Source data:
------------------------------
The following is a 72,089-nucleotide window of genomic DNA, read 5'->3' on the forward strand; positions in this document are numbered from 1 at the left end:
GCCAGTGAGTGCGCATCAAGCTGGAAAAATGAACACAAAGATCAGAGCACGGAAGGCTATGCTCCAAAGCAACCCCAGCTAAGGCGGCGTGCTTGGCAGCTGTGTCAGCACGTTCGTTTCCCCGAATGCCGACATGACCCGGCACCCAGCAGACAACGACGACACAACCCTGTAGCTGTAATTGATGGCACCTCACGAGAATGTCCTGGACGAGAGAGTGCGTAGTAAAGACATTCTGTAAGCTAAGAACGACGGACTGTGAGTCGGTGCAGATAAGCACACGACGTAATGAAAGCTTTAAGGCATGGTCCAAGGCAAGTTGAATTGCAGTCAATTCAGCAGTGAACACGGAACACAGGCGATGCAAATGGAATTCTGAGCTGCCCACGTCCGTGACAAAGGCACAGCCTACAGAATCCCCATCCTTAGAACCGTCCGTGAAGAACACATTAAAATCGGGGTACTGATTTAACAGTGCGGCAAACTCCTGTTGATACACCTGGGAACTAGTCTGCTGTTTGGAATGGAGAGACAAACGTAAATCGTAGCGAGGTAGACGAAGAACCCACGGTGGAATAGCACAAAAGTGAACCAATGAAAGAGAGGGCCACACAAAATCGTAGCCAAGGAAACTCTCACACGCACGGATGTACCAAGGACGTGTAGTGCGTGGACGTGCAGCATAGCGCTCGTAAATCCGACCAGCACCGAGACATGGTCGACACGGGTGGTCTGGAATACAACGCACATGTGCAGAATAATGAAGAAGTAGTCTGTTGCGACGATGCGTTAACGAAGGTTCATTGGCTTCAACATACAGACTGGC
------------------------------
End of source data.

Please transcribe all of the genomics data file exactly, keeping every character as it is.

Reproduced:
The following is a 72,089-nucleotide window of genomic DNA, read 5'->3' on the forward strand; positions in this document are numbered from 1 at the left end:
GCCAGTGAGTGCGCATCAAGCTGGAAAAATGAACACAAAGATCAGAGCACGGAAGGCTATGCTCCAAAGCAACCCCAGCTAAGGCGGCGTGCTTGGCAGCTGTGTCAGCACGTTCGTTTCCCCGAATGCCGACATGACCCGGCACCCAGCAGACAACGACGACACAACCCTGTAGCTGTAATTGATGGCACCTCACGAGAATGTCCTGGACGAGAGAGTGCGTAGTAAAGACATTCTGTAAGCTAAGAACGACGGACTGTGAGTCGGTGCAGATAAGCACACGACGTAATGAAAGCTTTAAGGCATGGTCCAAGGCAAGTTGAATTGCAGTCAATTCAGCAGTGAACACGGAACACAGGCGATGCAAATGGAATTCTGAGCTGCCCACGTCCGTGACAAAGGCACAGCCTACAGAATCCCCATCCTTAGAACCGTCCGTGAAGAACACATTAAAATCGGGGTACTGATTTAACAGTGCGGCAAACTCCTGTTGATACACCTGGGAACTAGTCTGCTGTTTGGAATGGAGAGACAAACGTAAATCGTAGCGAGGTAGACGAAGAACCCACGGTGGAATAGCACAAAAGTGAACCAATGAAAGAGAGGGCCACACAAAATCGTAGCCAAGGAAACTCTCACACGCACGGATGTACCAAGGACGTGTAGTGCGTGGACGTGCAGCATAGCGCTCGTAAATCCGACCAGCACCGAGACATGGTCGACACGGGTGGTCTGGAATACAACGCACATGTGCAGAATAATGAAGAAGTAGTCTGTTGCGACGATGCGTTAACGAAGGTTCATTGGCTTCAACATACAGACTGGC